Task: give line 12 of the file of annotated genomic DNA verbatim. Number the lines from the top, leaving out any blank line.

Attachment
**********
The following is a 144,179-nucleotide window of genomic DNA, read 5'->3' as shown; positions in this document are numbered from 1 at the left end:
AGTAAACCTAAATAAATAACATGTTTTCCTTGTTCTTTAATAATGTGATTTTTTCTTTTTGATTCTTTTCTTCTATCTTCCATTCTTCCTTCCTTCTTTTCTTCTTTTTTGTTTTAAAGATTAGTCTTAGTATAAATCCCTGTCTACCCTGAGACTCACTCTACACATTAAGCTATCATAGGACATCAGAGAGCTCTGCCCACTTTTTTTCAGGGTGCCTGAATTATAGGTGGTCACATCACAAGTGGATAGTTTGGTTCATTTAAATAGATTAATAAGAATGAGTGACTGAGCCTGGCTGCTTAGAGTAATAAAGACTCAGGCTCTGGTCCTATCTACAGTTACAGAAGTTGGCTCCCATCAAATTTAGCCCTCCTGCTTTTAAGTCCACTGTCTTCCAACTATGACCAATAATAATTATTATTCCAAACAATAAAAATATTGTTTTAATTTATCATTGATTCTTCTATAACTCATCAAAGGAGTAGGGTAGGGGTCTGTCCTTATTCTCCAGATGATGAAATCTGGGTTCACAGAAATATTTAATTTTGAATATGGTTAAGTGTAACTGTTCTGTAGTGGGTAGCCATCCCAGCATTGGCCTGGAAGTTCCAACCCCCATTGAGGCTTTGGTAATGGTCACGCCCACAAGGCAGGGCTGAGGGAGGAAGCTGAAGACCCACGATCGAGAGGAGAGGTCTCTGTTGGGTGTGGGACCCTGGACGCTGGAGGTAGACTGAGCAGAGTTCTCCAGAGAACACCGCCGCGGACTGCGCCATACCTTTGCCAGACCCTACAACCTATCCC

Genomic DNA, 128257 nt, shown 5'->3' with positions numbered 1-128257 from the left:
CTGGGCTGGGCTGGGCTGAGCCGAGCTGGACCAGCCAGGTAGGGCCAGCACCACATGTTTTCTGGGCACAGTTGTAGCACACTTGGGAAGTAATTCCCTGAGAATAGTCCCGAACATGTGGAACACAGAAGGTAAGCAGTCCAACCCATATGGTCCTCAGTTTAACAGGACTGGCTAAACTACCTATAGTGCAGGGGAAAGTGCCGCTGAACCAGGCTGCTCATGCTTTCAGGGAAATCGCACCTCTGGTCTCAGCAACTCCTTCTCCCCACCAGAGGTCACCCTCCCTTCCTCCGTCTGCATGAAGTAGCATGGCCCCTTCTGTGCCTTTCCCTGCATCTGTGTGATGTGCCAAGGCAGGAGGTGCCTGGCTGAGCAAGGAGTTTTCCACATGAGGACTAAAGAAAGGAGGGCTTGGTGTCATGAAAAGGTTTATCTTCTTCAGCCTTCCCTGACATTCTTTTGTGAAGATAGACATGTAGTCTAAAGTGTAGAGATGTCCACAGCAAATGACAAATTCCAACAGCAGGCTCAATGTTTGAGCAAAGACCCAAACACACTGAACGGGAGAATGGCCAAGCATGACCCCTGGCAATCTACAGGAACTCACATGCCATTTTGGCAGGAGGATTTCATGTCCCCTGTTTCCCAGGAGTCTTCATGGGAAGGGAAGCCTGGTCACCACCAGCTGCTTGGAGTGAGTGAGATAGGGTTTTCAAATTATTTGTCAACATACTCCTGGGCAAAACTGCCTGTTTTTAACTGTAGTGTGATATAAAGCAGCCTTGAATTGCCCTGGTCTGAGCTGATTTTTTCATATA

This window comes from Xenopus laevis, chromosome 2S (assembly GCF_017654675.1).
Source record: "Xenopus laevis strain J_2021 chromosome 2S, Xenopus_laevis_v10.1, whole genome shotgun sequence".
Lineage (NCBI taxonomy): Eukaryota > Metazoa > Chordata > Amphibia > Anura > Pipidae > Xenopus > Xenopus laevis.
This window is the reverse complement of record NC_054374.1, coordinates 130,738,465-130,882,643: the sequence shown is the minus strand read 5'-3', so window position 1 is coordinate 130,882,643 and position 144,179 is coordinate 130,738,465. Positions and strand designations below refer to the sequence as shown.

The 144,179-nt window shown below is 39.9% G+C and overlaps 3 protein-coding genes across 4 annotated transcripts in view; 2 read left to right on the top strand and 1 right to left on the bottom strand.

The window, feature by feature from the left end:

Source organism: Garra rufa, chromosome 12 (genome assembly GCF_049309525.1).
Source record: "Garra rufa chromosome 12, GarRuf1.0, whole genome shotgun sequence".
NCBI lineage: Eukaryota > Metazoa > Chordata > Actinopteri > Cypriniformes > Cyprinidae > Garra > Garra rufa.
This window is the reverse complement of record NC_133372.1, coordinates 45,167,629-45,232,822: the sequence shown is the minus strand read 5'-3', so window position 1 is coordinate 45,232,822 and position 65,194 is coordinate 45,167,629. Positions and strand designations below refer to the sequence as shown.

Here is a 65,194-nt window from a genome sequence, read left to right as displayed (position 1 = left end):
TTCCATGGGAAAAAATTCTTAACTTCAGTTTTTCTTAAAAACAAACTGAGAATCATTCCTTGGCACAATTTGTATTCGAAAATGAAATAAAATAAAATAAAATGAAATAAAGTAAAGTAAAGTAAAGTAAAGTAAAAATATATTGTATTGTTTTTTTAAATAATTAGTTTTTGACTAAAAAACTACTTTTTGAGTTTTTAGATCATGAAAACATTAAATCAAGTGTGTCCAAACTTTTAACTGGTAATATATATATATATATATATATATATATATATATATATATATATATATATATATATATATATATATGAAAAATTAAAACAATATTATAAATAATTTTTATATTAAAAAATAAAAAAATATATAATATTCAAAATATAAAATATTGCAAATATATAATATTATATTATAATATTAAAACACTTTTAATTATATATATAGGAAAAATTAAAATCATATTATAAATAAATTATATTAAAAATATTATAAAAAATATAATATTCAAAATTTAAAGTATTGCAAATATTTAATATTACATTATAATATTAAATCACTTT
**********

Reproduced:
Source record: "Garra rufa chromosome 12, GarRuf1.0, whole genome shotgun sequence".